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traveller's commentary

I am just back from a week in London so I have spent the morning reading
through the various postings on this list with great interest.  I don't want
to repeat the gist of what various people have said, but I pass on some
comments as a consequence of reading what others have said.  Whether one gets
involved in books for art or craft really depends on personal things.  Once
an interest is truly raised the path any of us takes depends very much on
the opportunities one makes or finds to pursue those interests.  Some people
have an easier time than others from the material point of view, but all have
to learn some things the hard way.  I got into the craft part of books (which
is not to say that art requires no skill) from academics.  My field of graduate
study was early medieval Ireland (ca 500-1200), a period in which books and
book culture are major players in the native vs foreign culture (pagan vs.
Christian) developments.  So, one thinks a lot about books and literacy in
western culture, and sees lots of old books.  The more medieval texts one
sees, the more one becomes interested in their production and realizes how
different the modern book is from its medieval forebearer.  So many medieval
books now reside in modern covers which are so ill-suited to them that the
painful disjuncture between the text and its cover forces itself upon th e
conscious viewer, and when you do get a chance to use an old manuscript in
a surviving binding, even if it is not the original one, the feel, the response
the presence of the book is so far removed from the modern equivalent that
the time distance is palpable.  This is not to disparage the modern book in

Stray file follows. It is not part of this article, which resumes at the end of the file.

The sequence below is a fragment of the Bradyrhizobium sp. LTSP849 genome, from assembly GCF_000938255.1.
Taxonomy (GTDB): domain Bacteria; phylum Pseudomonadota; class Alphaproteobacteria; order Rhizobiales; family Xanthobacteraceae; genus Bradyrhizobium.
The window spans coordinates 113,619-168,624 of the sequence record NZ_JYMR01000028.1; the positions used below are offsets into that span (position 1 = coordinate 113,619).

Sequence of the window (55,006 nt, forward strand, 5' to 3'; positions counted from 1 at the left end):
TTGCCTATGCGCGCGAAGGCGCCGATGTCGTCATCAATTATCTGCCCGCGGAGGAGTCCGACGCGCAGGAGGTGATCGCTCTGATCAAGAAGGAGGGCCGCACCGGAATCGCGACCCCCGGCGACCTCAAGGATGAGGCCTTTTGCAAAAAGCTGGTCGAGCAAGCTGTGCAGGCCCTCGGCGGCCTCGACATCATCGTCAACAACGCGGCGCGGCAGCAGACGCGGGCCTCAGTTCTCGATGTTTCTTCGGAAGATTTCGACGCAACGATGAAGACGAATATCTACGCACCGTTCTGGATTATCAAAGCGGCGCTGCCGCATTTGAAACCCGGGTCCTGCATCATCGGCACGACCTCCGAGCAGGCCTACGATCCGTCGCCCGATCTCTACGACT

all forms, we are talking different materials and different purposes here, and
the modern case binding on a modern book is perfectly satisfactory.  I simply
offer the experience that got my interest in bookbinding into gear by way of
thanks to those who have shared theirs.
On to bsiness.  I was in London to do some research at the British Library (
more old books) and so I had the chance to take in the current exhibit there
of books entered in the Bookbinding Competition for 1995 which is on view at
the British Library (housed in the same building as the British Museum) from
December 8 (1995) to January 21, 1996.  There are 113 books on display.  The
set book for the competition was "The Natural History of Selborne", but some
exhibitors showed other books as well as the one set for the competition.  The
Folio Society did not give a first for the set book this year, but awarded
three seconds by way, I suppose, of indicating no clear winner.  I would have
handed the first to Angela Bogle (one of the seconds) with a clear conscience,
but okay, the other two were hardly shabby.  The great majority of structures
were in the traditional fine binding tradition, though there were several
modern non-adhesive and longstitch type books in the show.  The competition
would not admit for what I would call the true artist's book (a construct which
focuses on an aspect or abstract quality of 'bookness' but is only marginally
or not at all functional as a conventional book) though I don't know if the
rules of the competition expressly prohibit that sort of book.  Anyway, if the
structures were basically traditional, the finishing very often was not.  The
English bookbinders are doing extensive experimentation with leather, either by
altering it in some way (paint, surface modelling, chemical alterations, etc.)
or using diverse other materials as onlay and inlay to accentuate textures and
color saturation.  There was some fine tooling work as well, both gold and
blind, but my impression was that the experimentation was more in materials
than in technique, but a wide-range of techniques were employed.  I could go
on, but words are not good substitutes for the pieces themselves.  I was told
that there was no catalog for the show, alas.  I would urge anyone who can see
the show to do so, and I would expect a feature on it in an issue of the
New Bookbinder at some point.  If anyone out there has a subscription, perhaps
he or she could let us know if and when such an issue appears.
Cheers, everyone, and happy 1996
Dorothy Africa
PS  There is a poster, and it does feature Angela Bogle's book and 3 others.
  You could
probably get it by contacting the Bookshop at the British Library, Great
Russell St. London, WC1B 3DG.

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